Department of Obstetrics, Gynecology and Reproductive Biology
Michigan State University College of Human Medicine
In non-pregnant female mammals of reproductive age, ovulation (the releasing of eggs from the ovaries) and menstruation (the shedding of the uterine lining) occurs each month. This repeated cellular turnover causes stress and inflammation, which puts females at risk for developing certain reproductive-tract cancers.
The goal of our research is to discover which genes and signaling pathways play a critical role in determining cellular homeostasis in the female reproductive system (particularly in ovarian cancer and associated benign disease) and how cells within the female reproductive tract cope with the iterative tissue repair processes and inflammation necessary for maintaining reproductive competence. We aim to provide a mechanistic understanding of how epigenetic or chromatin-regulated processes maintain cellular homeostasis and prevent tumorigenesis in the female reproductive tract in response to environmental or intracellular stress and the ensuing activation of cellular signaling.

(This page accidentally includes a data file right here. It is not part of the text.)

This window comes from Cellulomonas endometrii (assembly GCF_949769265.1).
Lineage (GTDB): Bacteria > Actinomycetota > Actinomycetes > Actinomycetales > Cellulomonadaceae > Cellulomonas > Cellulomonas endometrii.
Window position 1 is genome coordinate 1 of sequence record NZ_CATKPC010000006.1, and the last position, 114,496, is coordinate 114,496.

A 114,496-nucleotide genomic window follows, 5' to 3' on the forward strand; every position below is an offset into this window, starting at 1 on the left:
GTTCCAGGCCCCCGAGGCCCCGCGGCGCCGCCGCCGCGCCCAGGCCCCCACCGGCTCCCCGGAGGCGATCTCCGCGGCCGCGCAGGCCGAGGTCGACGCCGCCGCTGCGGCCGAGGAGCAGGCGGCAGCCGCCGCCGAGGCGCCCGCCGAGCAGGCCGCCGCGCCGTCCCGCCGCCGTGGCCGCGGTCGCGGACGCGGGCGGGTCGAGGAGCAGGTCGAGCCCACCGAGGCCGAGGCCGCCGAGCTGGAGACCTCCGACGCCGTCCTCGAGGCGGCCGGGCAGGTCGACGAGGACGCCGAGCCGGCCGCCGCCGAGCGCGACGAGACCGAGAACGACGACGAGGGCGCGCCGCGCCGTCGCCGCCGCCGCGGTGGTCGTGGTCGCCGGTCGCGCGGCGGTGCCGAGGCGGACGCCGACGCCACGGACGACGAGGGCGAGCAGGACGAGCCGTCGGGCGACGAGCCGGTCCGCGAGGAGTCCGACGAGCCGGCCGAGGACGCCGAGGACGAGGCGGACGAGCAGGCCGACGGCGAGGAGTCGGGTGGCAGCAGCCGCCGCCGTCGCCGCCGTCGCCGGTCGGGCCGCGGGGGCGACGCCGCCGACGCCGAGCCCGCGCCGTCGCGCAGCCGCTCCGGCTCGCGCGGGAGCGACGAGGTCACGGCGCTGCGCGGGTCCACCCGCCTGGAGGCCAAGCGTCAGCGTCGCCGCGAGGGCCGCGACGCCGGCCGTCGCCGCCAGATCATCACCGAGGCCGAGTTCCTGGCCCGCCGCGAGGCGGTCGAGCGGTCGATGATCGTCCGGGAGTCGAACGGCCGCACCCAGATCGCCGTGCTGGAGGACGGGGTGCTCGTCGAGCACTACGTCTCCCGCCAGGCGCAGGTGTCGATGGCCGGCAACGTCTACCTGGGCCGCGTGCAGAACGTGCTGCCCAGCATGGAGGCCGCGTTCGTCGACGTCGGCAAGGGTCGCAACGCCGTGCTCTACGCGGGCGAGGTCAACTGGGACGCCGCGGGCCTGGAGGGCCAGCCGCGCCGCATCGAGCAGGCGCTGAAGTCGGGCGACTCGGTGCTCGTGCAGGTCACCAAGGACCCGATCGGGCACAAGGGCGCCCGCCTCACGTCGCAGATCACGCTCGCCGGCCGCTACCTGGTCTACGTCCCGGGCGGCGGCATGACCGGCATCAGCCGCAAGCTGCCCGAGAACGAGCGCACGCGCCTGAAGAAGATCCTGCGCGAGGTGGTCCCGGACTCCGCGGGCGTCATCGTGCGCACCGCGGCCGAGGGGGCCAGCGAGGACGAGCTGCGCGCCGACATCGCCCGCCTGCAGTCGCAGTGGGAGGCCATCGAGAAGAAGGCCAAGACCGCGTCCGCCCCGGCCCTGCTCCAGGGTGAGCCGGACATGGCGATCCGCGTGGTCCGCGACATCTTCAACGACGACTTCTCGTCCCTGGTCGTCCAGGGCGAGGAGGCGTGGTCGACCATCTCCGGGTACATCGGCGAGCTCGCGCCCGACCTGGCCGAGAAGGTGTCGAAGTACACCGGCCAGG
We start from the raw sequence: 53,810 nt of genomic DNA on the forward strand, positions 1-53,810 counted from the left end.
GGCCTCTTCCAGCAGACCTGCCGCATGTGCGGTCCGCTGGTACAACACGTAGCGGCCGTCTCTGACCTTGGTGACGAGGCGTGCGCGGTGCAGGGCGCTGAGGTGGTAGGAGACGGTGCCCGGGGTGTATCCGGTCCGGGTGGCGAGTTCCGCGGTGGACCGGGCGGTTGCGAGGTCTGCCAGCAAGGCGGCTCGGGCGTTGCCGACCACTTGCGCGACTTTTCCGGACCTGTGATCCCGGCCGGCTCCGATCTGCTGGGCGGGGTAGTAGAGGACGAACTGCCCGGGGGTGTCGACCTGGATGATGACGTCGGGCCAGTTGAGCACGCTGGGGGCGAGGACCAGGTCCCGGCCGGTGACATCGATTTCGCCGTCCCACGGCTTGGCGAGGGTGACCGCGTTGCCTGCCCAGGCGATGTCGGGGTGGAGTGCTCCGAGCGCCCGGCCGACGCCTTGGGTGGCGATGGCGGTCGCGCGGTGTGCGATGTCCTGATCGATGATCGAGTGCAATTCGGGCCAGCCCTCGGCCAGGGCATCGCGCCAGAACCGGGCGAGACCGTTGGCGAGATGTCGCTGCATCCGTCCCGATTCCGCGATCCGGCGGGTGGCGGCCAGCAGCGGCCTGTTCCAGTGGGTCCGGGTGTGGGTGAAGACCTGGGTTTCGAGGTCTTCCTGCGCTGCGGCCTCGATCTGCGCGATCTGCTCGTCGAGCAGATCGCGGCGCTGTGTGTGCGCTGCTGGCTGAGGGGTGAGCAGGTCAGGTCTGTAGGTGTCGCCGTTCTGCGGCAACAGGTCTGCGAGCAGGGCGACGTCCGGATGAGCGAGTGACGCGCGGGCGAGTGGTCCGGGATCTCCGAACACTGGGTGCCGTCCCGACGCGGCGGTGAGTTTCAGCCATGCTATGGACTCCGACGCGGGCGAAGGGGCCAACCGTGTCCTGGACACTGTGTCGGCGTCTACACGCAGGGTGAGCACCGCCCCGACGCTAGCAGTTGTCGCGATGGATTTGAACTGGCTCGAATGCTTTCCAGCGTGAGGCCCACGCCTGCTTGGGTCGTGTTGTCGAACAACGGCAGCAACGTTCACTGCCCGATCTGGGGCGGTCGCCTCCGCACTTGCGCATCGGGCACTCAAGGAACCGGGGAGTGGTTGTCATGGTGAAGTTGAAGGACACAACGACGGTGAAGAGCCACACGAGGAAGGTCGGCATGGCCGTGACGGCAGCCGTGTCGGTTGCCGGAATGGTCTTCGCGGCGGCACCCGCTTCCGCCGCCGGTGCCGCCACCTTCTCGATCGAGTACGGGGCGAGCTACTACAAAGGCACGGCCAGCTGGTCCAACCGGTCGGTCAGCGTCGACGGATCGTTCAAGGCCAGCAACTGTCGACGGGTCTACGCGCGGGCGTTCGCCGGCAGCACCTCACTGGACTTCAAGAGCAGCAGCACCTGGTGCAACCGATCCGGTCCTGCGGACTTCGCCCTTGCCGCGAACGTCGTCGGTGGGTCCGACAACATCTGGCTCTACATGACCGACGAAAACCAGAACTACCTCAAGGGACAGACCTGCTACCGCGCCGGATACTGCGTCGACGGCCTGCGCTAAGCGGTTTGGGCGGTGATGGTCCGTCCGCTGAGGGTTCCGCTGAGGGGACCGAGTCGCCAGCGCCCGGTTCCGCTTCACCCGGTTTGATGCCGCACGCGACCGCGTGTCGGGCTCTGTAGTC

Dr. Chandler received his B.S. in Biology at Tennessee Technological University, and his Ph.D. in Molecular Physiology and Biophysics from Vanderbilt University. He was awarded a prestigious postdoctoral fellowship from the American Cancer Society to pursue postdoctoral research in the Laboratory of Dr. Terry Magnuson and Department of Genetics at the University of North Carolina at Chapel Hill. He was also awarded an Ann Schreiber Mentored Investigator Award from the Ovarian Cancer Research Fund to support his new research endeavors in the area of chromatin structure, epigenetics and gynecologic cancer. Dr. Chandler is an Assistant Professor in Department of Obstetrics, Gynecology and Reproductive Biology at Michigan State University. His lab is currently located in Van Andel Institute.